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Journal Article

Effects of supraphysiological thyroxine administration in healthy controls and patients with depressive disorders

MPS-Authors

Bauer,  M.
Max Planck Institute of Psychiatry, Max Planck Society;

Baur,  H
Max Planck Institute of Psychiatry, Max Planck Society;

Berghöfer,  A
Max Planck Institute of Psychiatry, Max Planck Society;

Ströhle,  A.
Max Planck Institute of Psychiatry, Max Planck Society;

Hellweg,  R
Max Planck Institute of Psychiatry, Max Planck Society;

Müller-Oerlinghausen,  B
Max Planck Institute of Psychiatry, Max Planck Society;

Baumgartner,  A
Max Planck Institute of Psychiatry, Max Planck Society;

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Citation

Bauer, M., Baur, H., Berghöfer, A., Ströhle, A., Hellweg, R., Müller-Oerlinghausen, B., et al. (2002). Effects of supraphysiological thyroxine administration in healthy controls and patients with depressive disorders. Journal of Affective Disorders, 68(2-3), 285-294.


Cite as: http://hdl.handle.net/11858/00-001M-0000-000E-A22D-5
Abstract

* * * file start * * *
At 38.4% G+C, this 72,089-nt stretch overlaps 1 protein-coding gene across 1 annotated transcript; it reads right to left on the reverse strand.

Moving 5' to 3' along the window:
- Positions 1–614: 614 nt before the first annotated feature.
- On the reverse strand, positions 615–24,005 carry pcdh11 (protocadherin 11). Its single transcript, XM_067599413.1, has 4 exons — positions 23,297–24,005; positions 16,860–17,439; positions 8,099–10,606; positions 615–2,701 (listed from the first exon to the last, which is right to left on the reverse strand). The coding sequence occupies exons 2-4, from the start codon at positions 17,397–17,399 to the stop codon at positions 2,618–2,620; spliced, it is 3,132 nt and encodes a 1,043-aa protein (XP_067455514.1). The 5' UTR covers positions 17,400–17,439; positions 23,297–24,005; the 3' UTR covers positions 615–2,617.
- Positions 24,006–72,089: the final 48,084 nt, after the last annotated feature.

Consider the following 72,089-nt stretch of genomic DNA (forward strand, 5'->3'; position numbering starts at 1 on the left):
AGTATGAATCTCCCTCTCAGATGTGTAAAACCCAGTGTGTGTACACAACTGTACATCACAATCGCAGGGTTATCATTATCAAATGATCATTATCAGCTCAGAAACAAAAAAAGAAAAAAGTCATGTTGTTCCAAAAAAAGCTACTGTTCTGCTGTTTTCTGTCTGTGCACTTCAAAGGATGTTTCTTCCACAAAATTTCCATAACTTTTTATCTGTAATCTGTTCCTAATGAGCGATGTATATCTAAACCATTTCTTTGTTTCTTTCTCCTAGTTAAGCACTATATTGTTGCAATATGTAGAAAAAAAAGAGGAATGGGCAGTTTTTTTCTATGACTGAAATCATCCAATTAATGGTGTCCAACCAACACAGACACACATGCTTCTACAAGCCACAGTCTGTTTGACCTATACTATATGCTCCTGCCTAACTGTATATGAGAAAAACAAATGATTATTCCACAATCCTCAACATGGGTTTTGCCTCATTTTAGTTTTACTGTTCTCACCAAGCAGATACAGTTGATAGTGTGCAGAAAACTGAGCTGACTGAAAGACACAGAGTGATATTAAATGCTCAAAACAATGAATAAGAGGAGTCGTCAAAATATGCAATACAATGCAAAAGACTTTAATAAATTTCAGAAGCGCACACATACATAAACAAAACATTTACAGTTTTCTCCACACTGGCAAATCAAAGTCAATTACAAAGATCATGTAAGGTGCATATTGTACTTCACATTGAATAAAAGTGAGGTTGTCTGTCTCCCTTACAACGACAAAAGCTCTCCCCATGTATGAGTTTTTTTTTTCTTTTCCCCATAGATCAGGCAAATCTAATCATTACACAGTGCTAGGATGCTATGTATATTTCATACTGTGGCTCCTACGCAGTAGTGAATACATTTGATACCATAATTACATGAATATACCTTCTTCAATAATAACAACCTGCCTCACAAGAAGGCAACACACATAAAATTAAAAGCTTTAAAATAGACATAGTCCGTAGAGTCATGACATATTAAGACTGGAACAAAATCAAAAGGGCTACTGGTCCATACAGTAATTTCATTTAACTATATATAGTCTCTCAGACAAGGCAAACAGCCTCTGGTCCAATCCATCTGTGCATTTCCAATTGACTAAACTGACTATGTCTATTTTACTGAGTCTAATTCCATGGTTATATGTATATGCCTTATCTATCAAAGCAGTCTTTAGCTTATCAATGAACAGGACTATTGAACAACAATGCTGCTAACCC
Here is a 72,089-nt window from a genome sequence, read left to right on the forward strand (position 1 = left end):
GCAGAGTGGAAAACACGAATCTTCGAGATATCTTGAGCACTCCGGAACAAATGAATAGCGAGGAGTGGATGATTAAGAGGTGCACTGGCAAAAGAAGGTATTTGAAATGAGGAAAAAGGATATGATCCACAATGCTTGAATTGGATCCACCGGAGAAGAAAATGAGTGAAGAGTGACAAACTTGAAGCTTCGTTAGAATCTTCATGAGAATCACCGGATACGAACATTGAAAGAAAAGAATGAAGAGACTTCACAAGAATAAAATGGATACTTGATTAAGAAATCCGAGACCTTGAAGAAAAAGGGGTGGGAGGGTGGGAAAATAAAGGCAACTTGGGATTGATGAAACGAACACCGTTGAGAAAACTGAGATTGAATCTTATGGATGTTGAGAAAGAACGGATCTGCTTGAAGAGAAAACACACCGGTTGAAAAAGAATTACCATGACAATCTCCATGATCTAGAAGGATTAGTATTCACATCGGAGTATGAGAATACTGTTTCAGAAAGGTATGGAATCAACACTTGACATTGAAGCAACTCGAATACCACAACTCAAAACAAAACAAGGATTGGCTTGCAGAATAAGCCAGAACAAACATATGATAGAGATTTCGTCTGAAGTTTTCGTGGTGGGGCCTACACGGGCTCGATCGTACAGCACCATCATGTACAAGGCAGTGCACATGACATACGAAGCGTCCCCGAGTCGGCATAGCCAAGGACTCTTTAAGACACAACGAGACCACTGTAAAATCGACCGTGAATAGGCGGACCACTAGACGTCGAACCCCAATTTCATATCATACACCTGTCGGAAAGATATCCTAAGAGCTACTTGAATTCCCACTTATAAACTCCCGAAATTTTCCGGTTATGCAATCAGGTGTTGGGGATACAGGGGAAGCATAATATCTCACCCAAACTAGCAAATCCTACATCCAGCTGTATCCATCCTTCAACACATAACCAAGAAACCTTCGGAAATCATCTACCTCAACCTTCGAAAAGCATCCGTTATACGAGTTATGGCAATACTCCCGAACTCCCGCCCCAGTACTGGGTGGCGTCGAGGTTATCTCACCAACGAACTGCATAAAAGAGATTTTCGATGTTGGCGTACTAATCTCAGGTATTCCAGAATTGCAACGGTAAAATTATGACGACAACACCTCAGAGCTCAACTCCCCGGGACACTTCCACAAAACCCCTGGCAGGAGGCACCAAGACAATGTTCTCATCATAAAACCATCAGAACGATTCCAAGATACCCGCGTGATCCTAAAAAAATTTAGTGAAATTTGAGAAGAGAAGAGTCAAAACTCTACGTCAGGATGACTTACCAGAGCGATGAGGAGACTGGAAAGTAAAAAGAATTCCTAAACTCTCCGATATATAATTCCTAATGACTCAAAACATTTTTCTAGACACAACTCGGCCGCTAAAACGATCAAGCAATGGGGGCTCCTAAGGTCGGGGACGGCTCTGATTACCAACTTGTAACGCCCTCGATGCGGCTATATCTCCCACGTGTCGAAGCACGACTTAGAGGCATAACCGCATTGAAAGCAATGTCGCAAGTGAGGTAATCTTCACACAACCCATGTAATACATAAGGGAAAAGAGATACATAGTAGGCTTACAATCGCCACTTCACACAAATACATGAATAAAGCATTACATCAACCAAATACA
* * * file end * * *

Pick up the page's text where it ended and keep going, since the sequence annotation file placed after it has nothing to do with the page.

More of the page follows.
Background: Thyroxine (T-4) in supraphysiological doses has been found to be an effective supplemental treatment in open studies for refractory mood disorders. Unexpectedly, only minimal side effects have been reported. The goal of the present study was to investigate whether healthy controls and depressed patients differ in their ability to tolerate supraphysiological doses of T-4. Methods: This was an 8-week open study to investigate side effects and levels of thyroid hormones in 13 healthy controls and to compare results with those of 13 patients with refractory depression (unipolar and bipolar) undergoing the similar procedures and T-4 closing regimen in a previous augmentation study. Results: The rate of discontinuation due to side effects was significantly higher in the control group than for the patients (38% versus 0%). The severity of the side effects in the controls increased significantly during treatment with T-4. The side effect scores of the patients were higher than those of the controls prior to T-4 treatment, but did not change significantly during the treatment period. Although the serum concentrations of thyroid hormones rose significantly in both groups, concentrations of fT(3) and fT(4) were significantly higher in the controls. Conclusions: Healthy controls and depressed patients respond significantly differently to supraphysiological T-4 Healthy controls experience higher elevations of thyroid hormones in response to supraphysiological T-4 thus inducing significantly more side effects and discontinuation. Limitations: Open-label study; groups were studied at different times; in contrast to healthy controls, depressed patients were also taking antidepressants. Clinical relevance: Studies provide safety and tolerability data on treatment with supraphysiological doses of T-4. (C) 2002 Elsevier Science BV. All rights reserved